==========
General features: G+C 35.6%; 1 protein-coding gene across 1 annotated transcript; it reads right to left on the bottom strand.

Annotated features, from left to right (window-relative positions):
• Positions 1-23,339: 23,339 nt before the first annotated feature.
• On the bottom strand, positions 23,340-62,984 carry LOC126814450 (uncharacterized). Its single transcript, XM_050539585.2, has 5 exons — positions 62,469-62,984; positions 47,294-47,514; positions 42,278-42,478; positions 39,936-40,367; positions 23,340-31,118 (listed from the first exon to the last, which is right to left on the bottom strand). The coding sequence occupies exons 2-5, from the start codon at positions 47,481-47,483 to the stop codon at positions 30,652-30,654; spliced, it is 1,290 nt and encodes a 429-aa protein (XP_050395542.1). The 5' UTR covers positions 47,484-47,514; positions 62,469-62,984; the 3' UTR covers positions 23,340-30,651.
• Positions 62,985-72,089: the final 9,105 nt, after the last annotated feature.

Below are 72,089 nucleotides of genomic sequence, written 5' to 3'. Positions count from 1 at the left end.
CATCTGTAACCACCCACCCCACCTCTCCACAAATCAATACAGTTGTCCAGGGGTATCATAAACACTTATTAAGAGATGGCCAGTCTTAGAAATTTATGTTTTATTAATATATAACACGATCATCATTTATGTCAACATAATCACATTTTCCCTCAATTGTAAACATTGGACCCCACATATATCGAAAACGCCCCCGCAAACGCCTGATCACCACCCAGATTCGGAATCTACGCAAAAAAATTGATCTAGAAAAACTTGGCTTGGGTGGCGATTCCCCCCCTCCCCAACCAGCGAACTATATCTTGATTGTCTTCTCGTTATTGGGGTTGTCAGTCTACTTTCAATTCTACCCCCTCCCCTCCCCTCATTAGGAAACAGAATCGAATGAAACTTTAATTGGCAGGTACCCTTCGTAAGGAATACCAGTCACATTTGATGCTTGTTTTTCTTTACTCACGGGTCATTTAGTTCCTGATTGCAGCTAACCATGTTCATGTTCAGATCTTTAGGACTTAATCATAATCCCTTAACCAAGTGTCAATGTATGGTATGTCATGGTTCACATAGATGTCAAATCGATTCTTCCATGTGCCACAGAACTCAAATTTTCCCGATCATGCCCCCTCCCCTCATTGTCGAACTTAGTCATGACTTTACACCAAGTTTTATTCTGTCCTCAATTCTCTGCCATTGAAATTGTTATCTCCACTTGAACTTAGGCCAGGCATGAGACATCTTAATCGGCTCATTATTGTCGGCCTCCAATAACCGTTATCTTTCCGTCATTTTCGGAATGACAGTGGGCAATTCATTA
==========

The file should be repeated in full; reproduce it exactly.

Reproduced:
General features: G+C 35.6%; 1 protein-coding gene across 1 annotated transcript; it reads right to left on the bottom strand.

Annotated features, from left to right (window-relative positions):
• Positions 1-23,339: 23,339 nt before the first annotated feature.
• On the bottom strand, positions 23,340-62,984 carry LOC126814450 (uncharacterized). Its single transcript, XM_050539585.2, has 5 exons — positions 62,469-62,984; positions 47,294-47,514; positions 42,278-42,478; positions 39,936-40,367; positions 23,340-31,118 (listed from the first exon to the last, which is right to left on the bottom strand). The coding sequence occupies exons 2-5, from the start codon at positions 47,481-47,483 to the stop codon at positions 30,652-30,654; spliced, it is 1,290 nt and encodes a 429-aa protein (XP_050395542.1). The 5' UTR covers positions 47,484-47,514; positions 62,469-62,984; the 3' UTR covers positions 23,340-30,651.
• Positions 62,985-72,089: the final 9,105 nt, after the last annotated feature.

Below are 72,089 nucleotides of genomic sequence, written 5' to 3'. Positions count from 1 at the left end.
CATCTGTAACCACCCACCCCACCTCTCCACAAATCAATACAGTTGTCCAGGGGTATCATAAACACTTATTAAGAGATGGCCAGTCTTAGAAATTTATGTTTTATTAATATATAACACGATCATCATTTATGTCAACATAATCACATTTTCCCTCAATTGTAAACATTGGACCCCACATATATCGAAAACGCCCCCGCAAACGCCTGATCACCACCCAGATTCGGAATCTACGCAAAAAAATTGATCTAGAAAAACTTGGCTTGGGTGGCGATTCCCCCCCTCCCCAACCAGCGAACTATATCTTGATTGTCTTCTCGTTATTGGGGTTGTCAGTCTACTTTCAATTCTACCCCCTCCCCTCCCCTCATTAGGAAACAGAATCGAATGAAACTTTAATTGGCAGGTACCCTTCGTAAGGAATACCAGTCACATTTGATGCTTGTTTTTCTTTACTCACGGGTCATTTAGTTCCTGATTGCAGCTAACCATGTTCATGTTCAGATCTTTAGGACTTAATCATAATCCCTTAACCAAGTGTCAATGTATGGTATGTCATGGTTCACATAGATGTCAAATCGATTCTTCCATGTGCCACAGAACTCAAATTTTCCCGATCATGCCCCCTCCCCTCATTGTCGAACTTAGTCATGACTTTACACCAAGTTTTATTCTGTCCTCAATTCTCTGCCATTGAAATTGTTATCTCCACTTGAACTTAGGCCAGGCATGAGACATCTTAATCGGCTCATTATTGTCGGCCTCCAATAACCGTTATCTTTCCGTCATTTTCGGAATGACAGTGGGCAATTCATTA